Pakistan Institute of Development Economics



Biases in Consumer Price Index Methodology in Pakistan: Suggestions for Improvements (Article)

The issues relating to the complexity of the measurement of the Consumer Price Index (CPI) which is regarded as the best and most well known indicator of inflationary trends and without referring to which economic policies cannot be evaluated have long been debated. Any measurement error in CPI may over or understate inflation, which can have serious repercussions on monetary, fiscal and other economic management policies. The report of the Boskin Commission [Boskin, et al. (1996)] has identified the possible sources of bias in the CPI. These biases which this study has also corroborated through a primary survey of selected households relate to commodity and outlet substitution, quality adjustment and new product introduction as well as index calculation in the existing methodologies. In this paper these biases have been evaluated for Pakistan and ways to improve the construction of the Index have been suggested. Other issues in Pakistan relate to selecting a representative product (or good), defining average quality, data collection, weights determination and base year change. The use of the Geometric means index formula and Laspeyre’s Index to reduce the formula bias has been proposed in this study.


The Consumer Price Index (CPI) is an index number measuring the average price of consumer goods and services purchased by households. It is one of the several price indices calculated by national statistical agencies. The percent change in the CPI is considered as a measure of inflation. The CPI can be used to index (i.e., adjust for the effects of inflation) wages, salaries, pensions, or regulated or contracted prices. The CPI, along with the population census and the National Income and Product Accounts, is one of the most closely watched national economic statistics.

The relative prices of different goods and services change frequently in a time interval due to various factors and these changes lead to change in the consumers’ buying behaviour. As there has been sizeable increase in the population of the lower and the middle class,1 demand patterns have tended to shift increasingly to services2 away from goods, and to characteristics of goods and services like better quality, variety and greater convenience. But all these factors, plus others, mean a larger part of what is produced and consumed in an economy is more complex to measure than it was a couple of decades ago when the economy largely consisted of smaller number of easier to measure items such as flour and onions.3 Inflation in a complex dynamic market economy is hard to measure. Further, the rapidly changing behaviour of economic agents puts tremendous pressure on a statistical system to keep up with the change and provide the coverage of context and scope. However, agencies which construct the CPI are constantly engaged in research to improve the measurement. The Federal Bureau of Statistics (FBS) is the main agency doing this work in Pakistan. Like several other developing countries4 the FBS has no research programme to improve the CPI estimation methodology. As a result it could not incorporate any remedial measure for several biases which were pointed out by the Boskin Commission more than a decade ago. The report of the Boskin Commission [Boskin, et al. (1998)] has focused a great deal of attention on the CPI issues. This report created much interest in research circles. It identified possible sources of bias in the CPI like substitution, outlet, quality and new product. This report has called into question the accuracy and relevancy of the CPI even when international standards are followed.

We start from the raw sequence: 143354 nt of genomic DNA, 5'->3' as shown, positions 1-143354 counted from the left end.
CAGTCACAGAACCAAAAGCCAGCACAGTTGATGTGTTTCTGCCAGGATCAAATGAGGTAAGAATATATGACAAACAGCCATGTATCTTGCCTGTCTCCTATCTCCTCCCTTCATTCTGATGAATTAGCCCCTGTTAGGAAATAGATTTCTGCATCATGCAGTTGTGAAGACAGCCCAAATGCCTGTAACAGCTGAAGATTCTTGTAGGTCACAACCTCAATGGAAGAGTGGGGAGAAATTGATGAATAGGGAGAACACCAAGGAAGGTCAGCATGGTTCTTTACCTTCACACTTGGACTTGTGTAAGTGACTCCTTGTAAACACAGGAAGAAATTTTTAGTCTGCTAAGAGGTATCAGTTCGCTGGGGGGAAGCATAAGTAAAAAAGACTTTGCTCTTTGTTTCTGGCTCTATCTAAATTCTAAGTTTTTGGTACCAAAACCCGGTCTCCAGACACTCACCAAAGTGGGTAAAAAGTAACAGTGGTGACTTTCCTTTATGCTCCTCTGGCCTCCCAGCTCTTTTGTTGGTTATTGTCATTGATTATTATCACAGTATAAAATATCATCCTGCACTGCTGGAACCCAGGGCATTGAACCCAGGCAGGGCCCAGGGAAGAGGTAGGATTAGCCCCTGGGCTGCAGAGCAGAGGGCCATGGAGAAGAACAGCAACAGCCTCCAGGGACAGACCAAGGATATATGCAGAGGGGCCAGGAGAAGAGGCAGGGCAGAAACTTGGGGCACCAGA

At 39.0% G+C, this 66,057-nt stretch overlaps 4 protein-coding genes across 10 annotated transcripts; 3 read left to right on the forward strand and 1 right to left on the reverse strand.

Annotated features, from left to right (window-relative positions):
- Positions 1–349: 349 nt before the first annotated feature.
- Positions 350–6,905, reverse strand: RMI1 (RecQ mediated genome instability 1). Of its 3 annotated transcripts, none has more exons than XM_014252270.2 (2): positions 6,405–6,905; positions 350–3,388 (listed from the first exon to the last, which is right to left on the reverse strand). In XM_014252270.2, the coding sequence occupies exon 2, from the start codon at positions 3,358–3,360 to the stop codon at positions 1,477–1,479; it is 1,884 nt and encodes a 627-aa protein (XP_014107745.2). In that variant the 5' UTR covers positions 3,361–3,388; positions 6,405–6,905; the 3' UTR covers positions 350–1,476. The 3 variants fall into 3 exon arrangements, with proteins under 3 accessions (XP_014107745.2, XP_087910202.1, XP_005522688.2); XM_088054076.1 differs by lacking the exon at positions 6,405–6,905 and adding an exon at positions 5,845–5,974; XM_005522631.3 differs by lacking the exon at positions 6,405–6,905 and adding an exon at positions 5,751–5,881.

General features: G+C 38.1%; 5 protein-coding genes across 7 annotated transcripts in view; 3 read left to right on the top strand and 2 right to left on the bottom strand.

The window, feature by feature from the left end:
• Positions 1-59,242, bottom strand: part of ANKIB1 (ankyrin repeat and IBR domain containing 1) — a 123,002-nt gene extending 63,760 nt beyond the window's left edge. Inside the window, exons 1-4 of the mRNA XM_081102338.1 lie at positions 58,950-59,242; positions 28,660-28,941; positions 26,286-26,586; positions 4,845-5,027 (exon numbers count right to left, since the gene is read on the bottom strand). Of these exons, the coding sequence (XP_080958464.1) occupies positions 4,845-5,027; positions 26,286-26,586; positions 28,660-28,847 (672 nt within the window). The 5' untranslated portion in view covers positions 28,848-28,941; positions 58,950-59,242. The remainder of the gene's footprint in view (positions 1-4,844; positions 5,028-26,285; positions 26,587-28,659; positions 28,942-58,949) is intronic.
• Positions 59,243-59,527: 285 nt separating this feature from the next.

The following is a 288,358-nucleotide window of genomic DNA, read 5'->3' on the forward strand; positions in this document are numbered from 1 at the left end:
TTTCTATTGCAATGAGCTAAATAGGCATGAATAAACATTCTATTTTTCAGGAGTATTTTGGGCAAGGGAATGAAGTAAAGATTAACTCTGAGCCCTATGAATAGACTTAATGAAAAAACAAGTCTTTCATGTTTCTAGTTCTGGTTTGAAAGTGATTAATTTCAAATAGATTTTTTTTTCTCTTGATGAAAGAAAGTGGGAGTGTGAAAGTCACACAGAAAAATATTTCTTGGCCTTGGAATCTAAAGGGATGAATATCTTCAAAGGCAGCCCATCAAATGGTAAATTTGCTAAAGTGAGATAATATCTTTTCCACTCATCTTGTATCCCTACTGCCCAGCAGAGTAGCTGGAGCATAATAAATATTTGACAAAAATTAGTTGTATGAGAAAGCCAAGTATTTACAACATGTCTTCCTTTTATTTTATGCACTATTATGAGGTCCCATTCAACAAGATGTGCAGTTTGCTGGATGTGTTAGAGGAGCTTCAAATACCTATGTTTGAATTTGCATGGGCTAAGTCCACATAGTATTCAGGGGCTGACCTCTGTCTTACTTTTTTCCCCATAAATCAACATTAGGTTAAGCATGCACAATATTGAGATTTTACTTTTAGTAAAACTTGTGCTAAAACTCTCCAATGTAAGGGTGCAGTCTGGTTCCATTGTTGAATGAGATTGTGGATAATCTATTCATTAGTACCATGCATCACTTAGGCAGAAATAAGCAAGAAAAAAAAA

Since the release of this report, major revisions in the CPI have been under consideration in various countries in the light of the issues raised in it. New Zealand, Australia, Canada, Japan and European countries have taken a lead in this regard. Many issues on CPI methodology, like outlet and substitution biases have been the object of considerable research in these countries. On the contrary developing countries are facing two main constraints in revising the construction of the CPI. The first one is the shortage of trained economists and statisticians in the area of price statistics, and the second is the concerned agencies’ limited funding capacity.

 Zahid Asghar and Mahmood Khalid